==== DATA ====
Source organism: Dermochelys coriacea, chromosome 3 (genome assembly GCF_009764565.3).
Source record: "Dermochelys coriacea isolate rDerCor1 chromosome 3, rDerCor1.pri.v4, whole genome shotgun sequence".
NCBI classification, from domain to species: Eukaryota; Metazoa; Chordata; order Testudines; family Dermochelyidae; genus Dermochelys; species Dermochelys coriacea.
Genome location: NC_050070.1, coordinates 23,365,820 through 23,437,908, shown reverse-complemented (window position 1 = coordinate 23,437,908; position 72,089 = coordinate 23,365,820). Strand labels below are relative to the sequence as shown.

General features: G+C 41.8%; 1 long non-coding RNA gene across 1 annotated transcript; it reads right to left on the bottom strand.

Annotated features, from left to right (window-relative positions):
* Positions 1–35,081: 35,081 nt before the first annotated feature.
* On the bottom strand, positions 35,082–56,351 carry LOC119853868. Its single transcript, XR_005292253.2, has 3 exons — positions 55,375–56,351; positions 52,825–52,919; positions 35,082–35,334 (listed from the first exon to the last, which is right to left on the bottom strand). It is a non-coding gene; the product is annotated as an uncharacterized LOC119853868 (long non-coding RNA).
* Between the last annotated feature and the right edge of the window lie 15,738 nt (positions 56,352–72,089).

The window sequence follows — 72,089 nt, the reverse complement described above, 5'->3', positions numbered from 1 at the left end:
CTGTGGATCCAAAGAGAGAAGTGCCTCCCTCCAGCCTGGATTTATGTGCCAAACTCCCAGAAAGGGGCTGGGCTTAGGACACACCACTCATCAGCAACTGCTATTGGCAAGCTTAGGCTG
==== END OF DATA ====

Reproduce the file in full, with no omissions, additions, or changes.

Source organism: Dermochelys coriacea, chromosome 3 (genome assembly GCF_009764565.3).
Source record: "Dermochelys coriacea isolate rDerCor1 chromosome 3, rDerCor1.pri.v4, whole genome shotgun sequence".
NCBI classification, from domain to species: Eukaryota; Metazoa; Chordata; order Testudines; family Dermochelyidae; genus Dermochelys; species Dermochelys coriacea.
Genome location: NC_050070.1, coordinates 23,365,820 through 23,437,908, shown reverse-complemented (window position 1 = coordinate 23,437,908; position 72,089 = coordinate 23,365,820). Strand labels below are relative to the sequence as shown.

General features: G+C 41.8%; 1 long non-coding RNA gene across 1 annotated transcript; it reads right to left on the bottom strand.

Annotated features, from left to right (window-relative positions):
* Positions 1–35,081: 35,081 nt before the first annotated feature.
* On the bottom strand, positions 35,082–56,351 carry LOC119853868. Its single transcript, XR_005292253.2, has 3 exons — positions 55,375–56,351; positions 52,825–52,919; positions 35,082–35,334 (listed from the first exon to the last, which is right to left on the bottom strand). It is a non-coding gene; the product is annotated as an uncharacterized LOC119853868 (long non-coding RNA).
* Between the last annotated feature and the right edge of the window lie 15,738 nt (positions 56,352–72,089).

The window sequence follows — 72,089 nt, the reverse complement described above, 5'->3', positions numbered from 1 at the left end:
CTGTGGATCCAAAGAGAGAAGTGCCTCCCTCCAGCCTGGATTTATGTGCCAAACTCCCAGAAAGGGGCTGGGCTTAGGACACACCACTCATCAGCAACTGCTATTGGCAAGCTTAGGCTG